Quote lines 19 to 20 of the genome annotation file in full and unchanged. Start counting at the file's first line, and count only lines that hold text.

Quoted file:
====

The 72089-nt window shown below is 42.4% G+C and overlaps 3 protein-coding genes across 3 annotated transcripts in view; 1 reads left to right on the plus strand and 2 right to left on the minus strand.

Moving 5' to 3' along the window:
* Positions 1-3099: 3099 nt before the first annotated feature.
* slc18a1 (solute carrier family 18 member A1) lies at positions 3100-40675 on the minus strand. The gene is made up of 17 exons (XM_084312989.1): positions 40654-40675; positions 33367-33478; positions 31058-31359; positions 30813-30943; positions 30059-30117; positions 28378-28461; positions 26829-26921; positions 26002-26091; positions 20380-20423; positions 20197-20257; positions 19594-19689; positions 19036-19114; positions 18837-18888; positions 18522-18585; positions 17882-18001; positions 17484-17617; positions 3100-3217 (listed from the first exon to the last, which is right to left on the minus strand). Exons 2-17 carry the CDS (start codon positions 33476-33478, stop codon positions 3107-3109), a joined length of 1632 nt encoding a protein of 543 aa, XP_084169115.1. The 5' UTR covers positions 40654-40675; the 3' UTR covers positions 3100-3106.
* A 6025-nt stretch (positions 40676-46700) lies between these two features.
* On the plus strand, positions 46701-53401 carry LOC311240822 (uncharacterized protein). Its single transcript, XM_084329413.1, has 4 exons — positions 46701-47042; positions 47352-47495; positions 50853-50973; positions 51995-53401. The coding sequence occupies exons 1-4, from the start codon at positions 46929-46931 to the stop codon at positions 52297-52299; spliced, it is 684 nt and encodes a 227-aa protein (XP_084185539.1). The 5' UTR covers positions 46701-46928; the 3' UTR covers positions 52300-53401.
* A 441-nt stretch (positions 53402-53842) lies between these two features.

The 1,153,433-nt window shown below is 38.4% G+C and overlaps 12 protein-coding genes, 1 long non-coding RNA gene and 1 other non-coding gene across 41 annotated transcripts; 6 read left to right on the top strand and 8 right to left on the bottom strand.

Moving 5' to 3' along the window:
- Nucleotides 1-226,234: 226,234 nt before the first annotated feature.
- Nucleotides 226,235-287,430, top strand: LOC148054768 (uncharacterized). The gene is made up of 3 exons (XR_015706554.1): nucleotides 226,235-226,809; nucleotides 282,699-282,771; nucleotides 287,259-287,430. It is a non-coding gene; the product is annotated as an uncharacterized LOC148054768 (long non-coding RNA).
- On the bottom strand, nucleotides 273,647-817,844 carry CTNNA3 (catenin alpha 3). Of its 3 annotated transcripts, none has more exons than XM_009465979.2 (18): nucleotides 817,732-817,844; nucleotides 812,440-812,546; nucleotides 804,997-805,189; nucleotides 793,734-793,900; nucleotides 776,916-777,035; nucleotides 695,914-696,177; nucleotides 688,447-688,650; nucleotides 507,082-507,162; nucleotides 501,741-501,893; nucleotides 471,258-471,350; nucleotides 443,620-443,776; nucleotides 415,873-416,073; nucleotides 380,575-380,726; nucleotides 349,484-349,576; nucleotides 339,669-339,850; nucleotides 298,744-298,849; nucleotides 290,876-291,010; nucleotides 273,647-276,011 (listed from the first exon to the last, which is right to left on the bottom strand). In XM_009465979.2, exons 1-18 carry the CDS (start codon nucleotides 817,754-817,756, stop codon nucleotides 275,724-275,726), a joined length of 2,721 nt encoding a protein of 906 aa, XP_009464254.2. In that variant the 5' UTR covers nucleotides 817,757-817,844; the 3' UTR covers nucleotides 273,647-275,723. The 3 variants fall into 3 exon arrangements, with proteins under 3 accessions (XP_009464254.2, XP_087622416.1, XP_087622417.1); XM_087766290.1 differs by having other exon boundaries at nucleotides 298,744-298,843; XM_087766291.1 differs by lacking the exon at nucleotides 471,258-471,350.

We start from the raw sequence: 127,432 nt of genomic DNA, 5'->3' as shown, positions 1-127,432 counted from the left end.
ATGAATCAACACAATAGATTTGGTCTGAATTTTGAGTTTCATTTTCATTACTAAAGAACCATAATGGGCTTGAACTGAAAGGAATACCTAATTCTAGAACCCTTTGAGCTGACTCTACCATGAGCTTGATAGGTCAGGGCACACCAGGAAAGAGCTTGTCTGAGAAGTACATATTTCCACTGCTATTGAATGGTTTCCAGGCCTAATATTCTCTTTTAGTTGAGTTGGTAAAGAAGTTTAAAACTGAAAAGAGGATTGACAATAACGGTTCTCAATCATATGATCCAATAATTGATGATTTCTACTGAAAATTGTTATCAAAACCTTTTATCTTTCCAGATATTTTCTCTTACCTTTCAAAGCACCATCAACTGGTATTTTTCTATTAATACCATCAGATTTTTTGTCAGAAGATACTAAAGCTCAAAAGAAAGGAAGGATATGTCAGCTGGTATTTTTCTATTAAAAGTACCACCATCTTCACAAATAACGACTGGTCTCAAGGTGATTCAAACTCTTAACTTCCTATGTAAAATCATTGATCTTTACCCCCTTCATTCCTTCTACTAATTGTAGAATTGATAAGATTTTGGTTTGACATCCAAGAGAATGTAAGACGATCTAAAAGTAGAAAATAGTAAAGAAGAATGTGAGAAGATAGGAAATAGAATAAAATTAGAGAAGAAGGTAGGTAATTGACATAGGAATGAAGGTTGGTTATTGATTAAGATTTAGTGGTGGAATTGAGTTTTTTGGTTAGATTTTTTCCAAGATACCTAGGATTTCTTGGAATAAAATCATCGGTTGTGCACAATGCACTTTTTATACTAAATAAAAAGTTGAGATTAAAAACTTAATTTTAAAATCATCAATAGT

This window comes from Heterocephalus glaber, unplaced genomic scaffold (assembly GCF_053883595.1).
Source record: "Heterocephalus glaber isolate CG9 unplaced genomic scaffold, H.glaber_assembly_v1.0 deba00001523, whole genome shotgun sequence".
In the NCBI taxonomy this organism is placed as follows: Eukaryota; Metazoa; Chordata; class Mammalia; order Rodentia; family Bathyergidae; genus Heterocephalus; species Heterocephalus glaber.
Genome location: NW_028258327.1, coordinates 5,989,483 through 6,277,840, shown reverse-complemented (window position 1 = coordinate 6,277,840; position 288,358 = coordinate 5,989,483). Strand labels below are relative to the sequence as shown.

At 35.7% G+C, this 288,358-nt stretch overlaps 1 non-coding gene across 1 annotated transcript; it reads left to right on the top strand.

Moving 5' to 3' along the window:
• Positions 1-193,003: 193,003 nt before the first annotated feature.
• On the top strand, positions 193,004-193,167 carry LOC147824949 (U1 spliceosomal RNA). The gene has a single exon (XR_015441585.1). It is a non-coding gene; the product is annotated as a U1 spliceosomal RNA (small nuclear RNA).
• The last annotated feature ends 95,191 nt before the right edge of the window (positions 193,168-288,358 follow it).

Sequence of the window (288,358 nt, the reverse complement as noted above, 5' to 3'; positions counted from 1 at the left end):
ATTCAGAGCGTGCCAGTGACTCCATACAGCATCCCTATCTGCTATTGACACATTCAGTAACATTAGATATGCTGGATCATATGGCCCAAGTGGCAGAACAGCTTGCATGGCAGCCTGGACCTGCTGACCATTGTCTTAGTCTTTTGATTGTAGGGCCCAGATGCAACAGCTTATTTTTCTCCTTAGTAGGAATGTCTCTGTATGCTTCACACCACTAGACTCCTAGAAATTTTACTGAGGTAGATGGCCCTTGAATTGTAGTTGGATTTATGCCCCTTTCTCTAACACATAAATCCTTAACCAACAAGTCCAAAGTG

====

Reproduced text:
At 35.7% G+C, this 288,358-nt stretch overlaps 1 non-coding gene across 1 annotated transcript; it reads left to right on the top strand.

Moving 5' to 3' along the window: